A bond’s total return is the function of price changes and yield, or the interest paid to the bondholder. As interest rates rise, the painful losses of early 2022 may lay the groundwork for future income produced by rising yields. Rising rates can reveal new income opportunities across bond markets, which is important to participants near or in retirement.


Equities delivered returns in past rising rate environments


History shows equity returns could be looking up as well. During eight rate-hiking periods since 1977, the S&P 500 posted an average annualized return of 12.7%. Meanwhile, on a global basis, stocks delivered a 12.1% average annualized return during the same period, as tracked by the MSCI World Index.


Equity returns during rising interest rate environments

A bar graph shows the annualized returns of U.S. and international equities during the eight most recent Fed rate-hiking periods according to the S&P 500 and the MSCI World Indexes. From January 1977 through June 1981, the S&P 500 returned 10.1% and MSCI World returned 12.9%. From April 1983 through July 1984, the S&P 500 returned 3.4% and MSCI World returned 4.9%. From January through September 1987, the S&P 500 returned 35.9% and MSCI World returned 38.1%. From April 1988 through May 1989, the S&P 500 returned 24.7% and MSCI World returned 11.4%. From February 1994 through February 1995, the S&P 500 returned 3.0% and MSCI World returned -2.4%. From June 1999 through May 2000, the S&P 500 returned 7.9% and MSCI World returned 11.7%. From June 2004 through June 2006, the S&P 500 returned 7.6% and MSCI World returned 13.1%. From December 2015 through December 2018, the S&P 500 returned 8.7% and MSCI World returned 6.9%. The average annualized return during all eight rising interest rate periods was 12.7% for the S&P 500 and 12.1% for the MSCI World.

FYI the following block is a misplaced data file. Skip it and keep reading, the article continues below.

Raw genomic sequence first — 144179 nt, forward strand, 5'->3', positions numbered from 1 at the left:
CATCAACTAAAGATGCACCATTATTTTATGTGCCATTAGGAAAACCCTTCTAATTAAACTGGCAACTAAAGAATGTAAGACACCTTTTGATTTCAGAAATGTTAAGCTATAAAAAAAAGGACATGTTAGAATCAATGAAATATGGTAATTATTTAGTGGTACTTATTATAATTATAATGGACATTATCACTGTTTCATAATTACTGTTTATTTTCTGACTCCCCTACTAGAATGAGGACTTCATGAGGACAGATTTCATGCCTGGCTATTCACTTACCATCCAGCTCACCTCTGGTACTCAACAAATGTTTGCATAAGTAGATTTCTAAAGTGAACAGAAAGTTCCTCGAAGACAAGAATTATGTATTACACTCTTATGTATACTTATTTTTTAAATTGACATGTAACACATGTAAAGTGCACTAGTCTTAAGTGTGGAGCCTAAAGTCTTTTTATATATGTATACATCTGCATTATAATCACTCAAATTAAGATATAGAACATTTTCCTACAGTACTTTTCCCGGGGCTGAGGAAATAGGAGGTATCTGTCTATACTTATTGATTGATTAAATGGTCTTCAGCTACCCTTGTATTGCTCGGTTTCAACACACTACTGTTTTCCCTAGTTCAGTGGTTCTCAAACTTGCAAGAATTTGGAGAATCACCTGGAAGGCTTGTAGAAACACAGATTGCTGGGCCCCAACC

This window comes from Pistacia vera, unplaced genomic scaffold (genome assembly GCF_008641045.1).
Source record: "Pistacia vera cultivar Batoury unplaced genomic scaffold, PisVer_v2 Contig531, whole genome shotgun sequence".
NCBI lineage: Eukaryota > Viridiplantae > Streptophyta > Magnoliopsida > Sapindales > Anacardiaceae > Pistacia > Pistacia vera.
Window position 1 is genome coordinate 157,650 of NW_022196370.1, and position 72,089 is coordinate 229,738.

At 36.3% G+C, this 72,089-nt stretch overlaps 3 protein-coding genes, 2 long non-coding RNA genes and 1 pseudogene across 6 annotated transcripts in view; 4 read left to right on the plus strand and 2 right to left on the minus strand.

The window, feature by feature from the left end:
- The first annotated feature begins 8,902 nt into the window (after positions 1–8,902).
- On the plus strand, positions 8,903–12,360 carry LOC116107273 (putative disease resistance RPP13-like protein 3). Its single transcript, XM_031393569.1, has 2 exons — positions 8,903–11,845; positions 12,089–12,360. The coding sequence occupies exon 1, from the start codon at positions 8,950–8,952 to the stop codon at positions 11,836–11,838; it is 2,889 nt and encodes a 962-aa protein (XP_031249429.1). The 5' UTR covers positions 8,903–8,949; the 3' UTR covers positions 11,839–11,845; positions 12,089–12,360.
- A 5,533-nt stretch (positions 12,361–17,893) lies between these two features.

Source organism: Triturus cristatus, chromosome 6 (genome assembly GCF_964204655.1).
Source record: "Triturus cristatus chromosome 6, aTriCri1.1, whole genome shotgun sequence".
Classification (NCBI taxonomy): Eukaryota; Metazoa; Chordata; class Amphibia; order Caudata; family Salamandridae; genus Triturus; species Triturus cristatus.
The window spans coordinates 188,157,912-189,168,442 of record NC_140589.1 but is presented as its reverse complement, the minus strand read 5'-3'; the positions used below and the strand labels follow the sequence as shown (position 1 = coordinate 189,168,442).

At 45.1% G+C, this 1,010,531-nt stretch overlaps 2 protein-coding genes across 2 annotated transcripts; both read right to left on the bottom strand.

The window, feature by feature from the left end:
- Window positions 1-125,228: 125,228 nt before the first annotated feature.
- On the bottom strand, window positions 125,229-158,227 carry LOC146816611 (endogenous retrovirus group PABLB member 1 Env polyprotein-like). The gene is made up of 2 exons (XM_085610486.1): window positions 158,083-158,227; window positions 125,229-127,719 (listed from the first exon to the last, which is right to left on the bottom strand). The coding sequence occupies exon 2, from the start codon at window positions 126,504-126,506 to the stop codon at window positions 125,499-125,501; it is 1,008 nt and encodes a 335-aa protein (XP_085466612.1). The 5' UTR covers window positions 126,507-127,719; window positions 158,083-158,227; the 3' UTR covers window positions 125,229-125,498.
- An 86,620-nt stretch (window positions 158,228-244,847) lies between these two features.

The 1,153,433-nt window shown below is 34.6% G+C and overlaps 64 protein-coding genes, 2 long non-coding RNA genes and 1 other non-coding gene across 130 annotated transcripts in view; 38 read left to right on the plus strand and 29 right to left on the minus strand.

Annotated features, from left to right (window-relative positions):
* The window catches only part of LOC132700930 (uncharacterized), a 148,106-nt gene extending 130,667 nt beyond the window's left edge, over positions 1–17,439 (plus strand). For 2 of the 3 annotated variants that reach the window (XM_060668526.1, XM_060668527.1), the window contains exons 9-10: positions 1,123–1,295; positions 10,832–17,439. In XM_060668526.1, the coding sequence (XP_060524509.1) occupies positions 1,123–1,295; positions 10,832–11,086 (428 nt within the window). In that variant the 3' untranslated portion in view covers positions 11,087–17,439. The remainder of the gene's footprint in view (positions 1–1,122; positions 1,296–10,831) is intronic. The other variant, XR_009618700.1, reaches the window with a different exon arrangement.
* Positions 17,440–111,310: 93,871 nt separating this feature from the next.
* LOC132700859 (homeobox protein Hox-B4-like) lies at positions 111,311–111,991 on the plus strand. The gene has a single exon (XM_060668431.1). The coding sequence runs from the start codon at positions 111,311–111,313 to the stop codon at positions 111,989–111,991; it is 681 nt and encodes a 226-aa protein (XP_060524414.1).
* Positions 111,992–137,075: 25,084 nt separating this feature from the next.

Sources: Capital Group, MSCI, Refinitiv Datastream, Standard & Poor's, U.S. Federal Reserve. S&P 500 and MSCI World returns represent annualized total returns for U.S. and global stocks, respectively.

Is the target date glide path actively managed?


As rates rise, the flexibility afforded by active management allows fixed income and equity portfolios to shift in thoughtful response to what could be paradigm shifts in the availability of credit. Particularly, a target date fund (TDF) manager may find it appropriate to vary the funds’ asset mix and even the glide path allocations to better prepare participants for this changed environment.


Increased exposure to income-focused equity could serve as an inflation buffer during a rising rate environment. After nearly a decade of near-zero rates, it’s not just fixed income but dividend income that may see a meaningful increase in the coming years. Increasing dividend payouts can be seen as a signal of management’s confidence in future earnings growth. One hypothetical interactive chart from Capital Group suggests that past earnings growth may signify solid future return potential for investors.


Fixing the glide path in fixed income: A hypothetical example


Long-term bonds tend to be the most sensitive to dramatic rate hikes due to the increased potential for unforeseen changes in rates over time and, by implication, the bonds’ value. Accordingly, one way a target date series may respond is by adjusting the duration of the bonds held in the overall portfolios. Some active managers may opt to increase duration — extend the average length of the bond before maturity — in anticipation of rates stabilizing and, perhaps, going lower.


As shown here, such a strategy would result in a significant increase in the role of income as a component of that target date series’ return, and capital preservation ultimately would play a narrower role.


Glide path adjustments could increase the role of income-oriented funds